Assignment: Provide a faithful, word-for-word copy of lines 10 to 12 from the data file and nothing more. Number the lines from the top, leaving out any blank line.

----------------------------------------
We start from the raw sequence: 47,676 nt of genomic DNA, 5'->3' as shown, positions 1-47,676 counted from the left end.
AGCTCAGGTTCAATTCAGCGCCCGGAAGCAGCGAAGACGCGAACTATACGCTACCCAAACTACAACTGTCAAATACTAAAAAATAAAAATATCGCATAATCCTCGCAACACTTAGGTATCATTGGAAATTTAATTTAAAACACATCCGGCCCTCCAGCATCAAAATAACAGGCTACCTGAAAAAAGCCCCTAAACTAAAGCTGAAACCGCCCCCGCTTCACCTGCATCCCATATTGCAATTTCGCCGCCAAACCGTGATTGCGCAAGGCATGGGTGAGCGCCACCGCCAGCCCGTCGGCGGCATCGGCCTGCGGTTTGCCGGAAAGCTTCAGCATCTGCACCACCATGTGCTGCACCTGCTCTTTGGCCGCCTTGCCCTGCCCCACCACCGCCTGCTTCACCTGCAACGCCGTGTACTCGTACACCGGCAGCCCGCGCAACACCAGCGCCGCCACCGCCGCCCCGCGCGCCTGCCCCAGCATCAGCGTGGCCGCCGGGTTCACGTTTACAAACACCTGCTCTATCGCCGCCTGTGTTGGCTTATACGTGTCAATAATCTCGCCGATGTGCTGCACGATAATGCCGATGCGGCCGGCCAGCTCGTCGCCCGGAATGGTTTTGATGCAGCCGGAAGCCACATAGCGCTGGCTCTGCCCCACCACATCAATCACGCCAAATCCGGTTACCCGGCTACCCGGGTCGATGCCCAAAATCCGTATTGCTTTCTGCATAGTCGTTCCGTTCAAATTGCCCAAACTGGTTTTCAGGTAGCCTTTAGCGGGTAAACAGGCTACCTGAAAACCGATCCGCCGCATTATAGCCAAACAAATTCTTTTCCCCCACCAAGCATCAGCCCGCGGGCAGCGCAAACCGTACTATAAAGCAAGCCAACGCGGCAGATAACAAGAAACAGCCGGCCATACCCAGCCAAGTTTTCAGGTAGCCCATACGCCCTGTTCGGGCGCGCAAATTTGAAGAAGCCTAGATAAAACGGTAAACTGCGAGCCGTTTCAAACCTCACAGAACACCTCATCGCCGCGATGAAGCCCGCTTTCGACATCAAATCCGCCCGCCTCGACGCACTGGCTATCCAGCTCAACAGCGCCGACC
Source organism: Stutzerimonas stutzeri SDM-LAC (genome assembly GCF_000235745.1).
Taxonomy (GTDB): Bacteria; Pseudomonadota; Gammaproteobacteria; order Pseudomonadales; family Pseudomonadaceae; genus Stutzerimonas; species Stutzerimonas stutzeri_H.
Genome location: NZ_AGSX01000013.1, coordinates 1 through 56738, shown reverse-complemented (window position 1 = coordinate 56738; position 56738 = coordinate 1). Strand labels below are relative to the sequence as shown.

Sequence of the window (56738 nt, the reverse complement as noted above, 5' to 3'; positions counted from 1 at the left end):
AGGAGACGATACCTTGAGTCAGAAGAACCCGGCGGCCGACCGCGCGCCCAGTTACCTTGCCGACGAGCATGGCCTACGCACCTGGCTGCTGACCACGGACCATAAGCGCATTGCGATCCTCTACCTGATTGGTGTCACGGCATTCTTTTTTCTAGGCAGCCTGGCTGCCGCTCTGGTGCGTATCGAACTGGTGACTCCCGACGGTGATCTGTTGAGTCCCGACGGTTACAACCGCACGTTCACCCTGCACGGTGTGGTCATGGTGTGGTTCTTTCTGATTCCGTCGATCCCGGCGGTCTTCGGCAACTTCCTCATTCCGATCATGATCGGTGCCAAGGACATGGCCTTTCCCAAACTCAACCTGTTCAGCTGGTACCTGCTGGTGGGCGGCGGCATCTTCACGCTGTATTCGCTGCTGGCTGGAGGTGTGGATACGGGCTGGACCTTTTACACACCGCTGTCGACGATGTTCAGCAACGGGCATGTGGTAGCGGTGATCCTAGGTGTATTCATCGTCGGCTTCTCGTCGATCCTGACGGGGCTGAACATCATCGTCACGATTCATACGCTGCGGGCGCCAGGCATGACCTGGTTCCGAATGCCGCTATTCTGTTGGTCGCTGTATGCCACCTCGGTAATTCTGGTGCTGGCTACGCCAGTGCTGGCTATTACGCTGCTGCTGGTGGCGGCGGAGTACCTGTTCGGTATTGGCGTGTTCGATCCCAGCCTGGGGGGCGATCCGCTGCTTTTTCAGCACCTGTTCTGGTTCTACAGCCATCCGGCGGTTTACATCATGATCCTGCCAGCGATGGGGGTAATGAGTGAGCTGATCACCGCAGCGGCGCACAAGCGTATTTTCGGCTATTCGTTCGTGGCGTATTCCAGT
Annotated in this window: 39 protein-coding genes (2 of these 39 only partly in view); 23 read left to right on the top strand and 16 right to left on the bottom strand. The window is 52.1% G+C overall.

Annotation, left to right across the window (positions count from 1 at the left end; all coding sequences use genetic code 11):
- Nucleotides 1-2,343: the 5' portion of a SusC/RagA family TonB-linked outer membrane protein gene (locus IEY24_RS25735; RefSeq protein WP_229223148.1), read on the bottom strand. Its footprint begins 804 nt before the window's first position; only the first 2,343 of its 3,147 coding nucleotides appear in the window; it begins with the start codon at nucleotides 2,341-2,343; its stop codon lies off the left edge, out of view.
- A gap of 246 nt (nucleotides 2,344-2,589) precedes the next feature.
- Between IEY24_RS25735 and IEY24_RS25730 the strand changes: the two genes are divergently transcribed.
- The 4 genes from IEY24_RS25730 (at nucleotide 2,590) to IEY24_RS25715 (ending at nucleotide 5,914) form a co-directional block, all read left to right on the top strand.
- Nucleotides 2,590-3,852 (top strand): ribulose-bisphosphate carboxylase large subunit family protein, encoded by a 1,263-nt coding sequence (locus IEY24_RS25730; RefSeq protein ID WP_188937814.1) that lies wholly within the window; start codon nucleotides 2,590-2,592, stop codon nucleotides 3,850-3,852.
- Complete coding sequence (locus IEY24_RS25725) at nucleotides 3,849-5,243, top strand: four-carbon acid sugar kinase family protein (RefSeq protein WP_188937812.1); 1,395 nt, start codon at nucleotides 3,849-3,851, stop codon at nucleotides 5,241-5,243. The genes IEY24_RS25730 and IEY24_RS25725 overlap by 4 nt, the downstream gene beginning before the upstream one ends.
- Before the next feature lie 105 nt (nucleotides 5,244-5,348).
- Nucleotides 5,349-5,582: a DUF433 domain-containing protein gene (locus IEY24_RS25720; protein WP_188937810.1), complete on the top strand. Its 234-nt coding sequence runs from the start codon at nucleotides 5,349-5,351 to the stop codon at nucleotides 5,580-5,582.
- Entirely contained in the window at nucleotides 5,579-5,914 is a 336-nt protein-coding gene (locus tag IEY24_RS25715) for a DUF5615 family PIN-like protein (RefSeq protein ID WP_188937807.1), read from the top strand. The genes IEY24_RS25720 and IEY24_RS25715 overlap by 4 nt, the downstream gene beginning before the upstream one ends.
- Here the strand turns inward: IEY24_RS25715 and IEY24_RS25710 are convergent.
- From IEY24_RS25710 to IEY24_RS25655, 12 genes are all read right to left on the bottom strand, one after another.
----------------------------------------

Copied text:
- Nucleotides 1-2,343: the 5' portion of a SusC/RagA family TonB-linked outer membrane protein gene (locus IEY24_RS25735; RefSeq protein WP_229223148.1), read on the bottom strand. Its footprint begins 804 nt before the window's first position; only the first 2,343 of its 3,147 coding nucleotides appear in the window; it begins with the start codon at nucleotides 2,341-2,343; its stop codon lies off the left edge, out of view.
- A gap of 246 nt (nucleotides 2,344-2,589) precedes the next feature.
- Between IEY24_RS25735 and IEY24_RS25730 the strand changes: the two genes are divergently transcribed.